We slept in again the next morning and still managed to get to the Talampaya National Park by midday. Here we found fellow Australians Barry and Carol, who we had met two months ago in Northern Argentina. We decided to stay the night and catch up with each other. Geoff went on an excursion to visit this UNESCO listed heritage park. One can only visit the park by going on a guided minivan excursion. Geoff was very impressed with the Canyon Talampaya. He said it was many times more spectacular than King’s Canyon in Central Australia with fantastic rock formations and towers, huge walls and cathedral-like spires. He also saw petroglyphs carved into stone by Aguada and Dalguita cultures dating from 600 to 1500 years old. Back at the campsite, we again had a great time hearing all about Barry and Carol’s experiences in Paraguay, Chile and Argentina. It is always good to check out how other overlanders set up their vehicles and learn lots of new ideas from these well travelled “grey nomads.” The campground here was quite nice. The National Park even provided free Wi-Fi internet access. Unfortunately, the hot showers were a bit unreliable. Kienny ended up having a cold shower while Geoff gave the cold shower a miss!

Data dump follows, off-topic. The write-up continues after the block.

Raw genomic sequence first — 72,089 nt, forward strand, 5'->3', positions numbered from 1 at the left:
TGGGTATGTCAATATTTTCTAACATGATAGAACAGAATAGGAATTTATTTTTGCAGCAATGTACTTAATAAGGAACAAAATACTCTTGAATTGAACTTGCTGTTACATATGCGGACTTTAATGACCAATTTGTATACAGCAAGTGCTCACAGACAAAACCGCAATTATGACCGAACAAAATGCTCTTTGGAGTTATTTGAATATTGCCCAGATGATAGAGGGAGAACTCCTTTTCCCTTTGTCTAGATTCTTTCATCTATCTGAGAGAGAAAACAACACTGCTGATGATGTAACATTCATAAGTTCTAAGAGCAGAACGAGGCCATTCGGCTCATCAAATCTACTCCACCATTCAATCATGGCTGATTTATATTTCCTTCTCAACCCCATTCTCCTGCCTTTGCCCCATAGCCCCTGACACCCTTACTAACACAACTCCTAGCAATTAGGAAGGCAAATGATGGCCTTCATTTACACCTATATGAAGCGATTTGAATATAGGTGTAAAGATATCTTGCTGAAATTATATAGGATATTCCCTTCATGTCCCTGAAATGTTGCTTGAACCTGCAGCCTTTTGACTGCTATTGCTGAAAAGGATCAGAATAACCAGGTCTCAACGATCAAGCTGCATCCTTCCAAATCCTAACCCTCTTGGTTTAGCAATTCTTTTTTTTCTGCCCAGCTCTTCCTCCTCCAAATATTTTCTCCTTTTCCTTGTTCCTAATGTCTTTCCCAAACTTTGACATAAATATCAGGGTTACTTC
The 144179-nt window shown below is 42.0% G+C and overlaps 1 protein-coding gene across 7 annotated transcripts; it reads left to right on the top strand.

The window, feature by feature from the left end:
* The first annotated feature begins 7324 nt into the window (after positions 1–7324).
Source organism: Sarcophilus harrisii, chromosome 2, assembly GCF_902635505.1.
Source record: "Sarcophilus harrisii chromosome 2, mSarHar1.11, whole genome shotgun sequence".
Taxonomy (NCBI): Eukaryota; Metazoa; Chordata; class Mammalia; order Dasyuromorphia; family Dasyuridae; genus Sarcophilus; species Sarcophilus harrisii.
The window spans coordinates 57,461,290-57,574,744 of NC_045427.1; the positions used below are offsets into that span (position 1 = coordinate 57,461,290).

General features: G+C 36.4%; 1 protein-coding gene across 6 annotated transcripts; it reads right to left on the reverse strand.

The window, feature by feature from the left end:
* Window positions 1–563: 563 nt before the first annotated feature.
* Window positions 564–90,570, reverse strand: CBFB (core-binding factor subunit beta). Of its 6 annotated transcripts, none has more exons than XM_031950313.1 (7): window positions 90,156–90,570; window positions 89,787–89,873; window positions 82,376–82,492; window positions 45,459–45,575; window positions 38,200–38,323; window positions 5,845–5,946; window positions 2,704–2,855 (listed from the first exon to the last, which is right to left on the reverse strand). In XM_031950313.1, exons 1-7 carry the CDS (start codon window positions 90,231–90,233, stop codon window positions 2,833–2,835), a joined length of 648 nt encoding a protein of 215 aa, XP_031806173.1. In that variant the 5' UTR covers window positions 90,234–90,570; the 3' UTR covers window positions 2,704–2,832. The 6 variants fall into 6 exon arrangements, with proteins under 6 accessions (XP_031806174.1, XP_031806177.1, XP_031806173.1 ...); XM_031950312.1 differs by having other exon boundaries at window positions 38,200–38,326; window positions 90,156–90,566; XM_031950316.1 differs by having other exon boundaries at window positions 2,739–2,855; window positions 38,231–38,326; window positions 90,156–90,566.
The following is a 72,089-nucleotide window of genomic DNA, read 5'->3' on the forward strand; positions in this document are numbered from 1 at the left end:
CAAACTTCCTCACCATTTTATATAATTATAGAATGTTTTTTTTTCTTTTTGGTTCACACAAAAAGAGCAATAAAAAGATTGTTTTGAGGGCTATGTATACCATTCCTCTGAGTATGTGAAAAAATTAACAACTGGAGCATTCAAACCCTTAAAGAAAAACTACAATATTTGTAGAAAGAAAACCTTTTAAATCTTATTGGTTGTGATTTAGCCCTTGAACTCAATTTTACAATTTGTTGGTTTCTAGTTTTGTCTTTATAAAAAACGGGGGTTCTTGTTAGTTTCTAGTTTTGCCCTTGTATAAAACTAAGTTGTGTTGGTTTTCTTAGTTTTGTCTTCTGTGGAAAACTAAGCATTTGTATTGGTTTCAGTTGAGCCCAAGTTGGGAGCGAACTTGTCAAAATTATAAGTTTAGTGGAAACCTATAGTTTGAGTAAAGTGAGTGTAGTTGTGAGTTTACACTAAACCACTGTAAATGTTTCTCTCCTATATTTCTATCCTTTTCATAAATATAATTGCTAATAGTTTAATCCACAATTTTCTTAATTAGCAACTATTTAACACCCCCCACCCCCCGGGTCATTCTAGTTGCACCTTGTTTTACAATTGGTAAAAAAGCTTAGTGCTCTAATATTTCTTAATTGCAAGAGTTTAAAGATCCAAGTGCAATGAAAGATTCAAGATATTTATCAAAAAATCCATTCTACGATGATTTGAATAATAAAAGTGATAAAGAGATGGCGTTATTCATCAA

After Talampaya, we had a short drive of about 118 km to another UNESCO listed National Park named Ischigualasto, recognised for its beauty, flora and fauna as well as a site of important scientific interest.  According to the brochure, this is the only place in the world where one can find the complete geological sequence of sediments from the Triassic Period in the Mesozoic era. They have also found many fossil remains of ancient plants and dinosaurs. It was thought that the collision of tectonic plates during the formation of the Andes Mountains exposed the sediments and fossil remains of the Talampaya-Ischigualasto area.